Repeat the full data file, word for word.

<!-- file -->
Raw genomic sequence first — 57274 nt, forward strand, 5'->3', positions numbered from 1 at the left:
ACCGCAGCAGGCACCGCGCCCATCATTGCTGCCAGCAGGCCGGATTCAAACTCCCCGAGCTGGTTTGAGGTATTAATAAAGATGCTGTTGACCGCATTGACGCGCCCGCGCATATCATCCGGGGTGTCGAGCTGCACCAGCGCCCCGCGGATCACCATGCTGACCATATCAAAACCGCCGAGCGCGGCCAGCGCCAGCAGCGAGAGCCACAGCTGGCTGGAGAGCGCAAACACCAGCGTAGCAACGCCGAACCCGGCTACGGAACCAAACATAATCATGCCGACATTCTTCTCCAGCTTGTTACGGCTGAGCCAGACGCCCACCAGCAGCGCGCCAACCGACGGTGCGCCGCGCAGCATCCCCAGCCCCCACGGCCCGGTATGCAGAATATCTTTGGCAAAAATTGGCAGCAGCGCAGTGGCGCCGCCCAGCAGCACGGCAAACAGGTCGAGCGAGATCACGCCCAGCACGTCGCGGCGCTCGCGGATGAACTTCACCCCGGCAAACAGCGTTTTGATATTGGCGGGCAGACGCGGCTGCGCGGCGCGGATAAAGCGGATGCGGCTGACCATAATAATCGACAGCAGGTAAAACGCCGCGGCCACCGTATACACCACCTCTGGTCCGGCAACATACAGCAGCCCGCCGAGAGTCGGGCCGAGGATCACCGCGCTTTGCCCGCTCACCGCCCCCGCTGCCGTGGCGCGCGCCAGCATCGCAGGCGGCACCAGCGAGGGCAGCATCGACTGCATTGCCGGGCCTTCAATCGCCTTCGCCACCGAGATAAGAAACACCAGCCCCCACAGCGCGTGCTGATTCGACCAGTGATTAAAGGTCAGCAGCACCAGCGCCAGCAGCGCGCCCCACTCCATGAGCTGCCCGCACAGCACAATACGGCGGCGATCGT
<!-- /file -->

Raw genomic sequence first — 57274 nt, forward strand, 5'->3', positions numbered from 1 at the left:
ACCGCAGCAGGCACCGCGCCCATCATTGCTGCCAGCAGGCCGGATTCAAACTCCCCGAGCTGGTTTGAGGTATTAATAAAGATGCTGTTGACCGCATTGACGCGCCCGCGCATATCATCCGGGGTGTCGAGCTGCACCAGCGCCCCGCGGATCACCATGCTGACCATATCAAAACCGCCGAGCGCGGCCAGCGCCAGCAGCGAGAGCCACAGCTGGCTGGAGAGCGCAAACACCAGCGTAGCAACGCCGAACCCGGCTACGGAACCAAACATAATCATGCCGACATTCTTCTCCAGCTTGTTACGGCTGAGCCAGACGCCCACCAGCAGCGCGCCAACCGACGGTGCGCCGCGCAGCATCCCCAGCCCCCACGGCCCGGTATGCAGAATATCTTTGGCAAAAATTGGCAGCAGCGCAGTGGCGCCGCCCAGCAGCACGGCAAACAGGTCGAGCGAGATCACGCCCAGCACGTCGCGGCGCTCGCGGATGAACTTCACCCCGGCAAACAGCGTTTTGATATTGGCGGGCAGACGCGGCTGCGCGGCGCGGATAAAGCGGATGCGGCTGACCATAATAATCGACAGCAGGTAAAACGCCGCGGCCACCGTATACACCACCTCTGGTCCGGCAACATACAGCAGCCCGCCGAGAGTCGGGCCGAGGATCACCGCGCTTTGCCCGCTCACCGCCCCCGCTGCCGTGGCGCGCGCCAGCATCGCAGGCGGCACCAGCGAGGGCAGCATCGACTGCATTGCCGGGCCTTCAATCGCCTTCGCCACCGAGATAAGAAACACCAGCCCCCACAGCGCGTGCTGATTCGACCAGTGATTAAAGGTCAGCAGCACCAGCGCCAGCAGCGCGCCCCACTCCATGAGCTGCCCGCACAGCACAATACGGCGGCGATCGT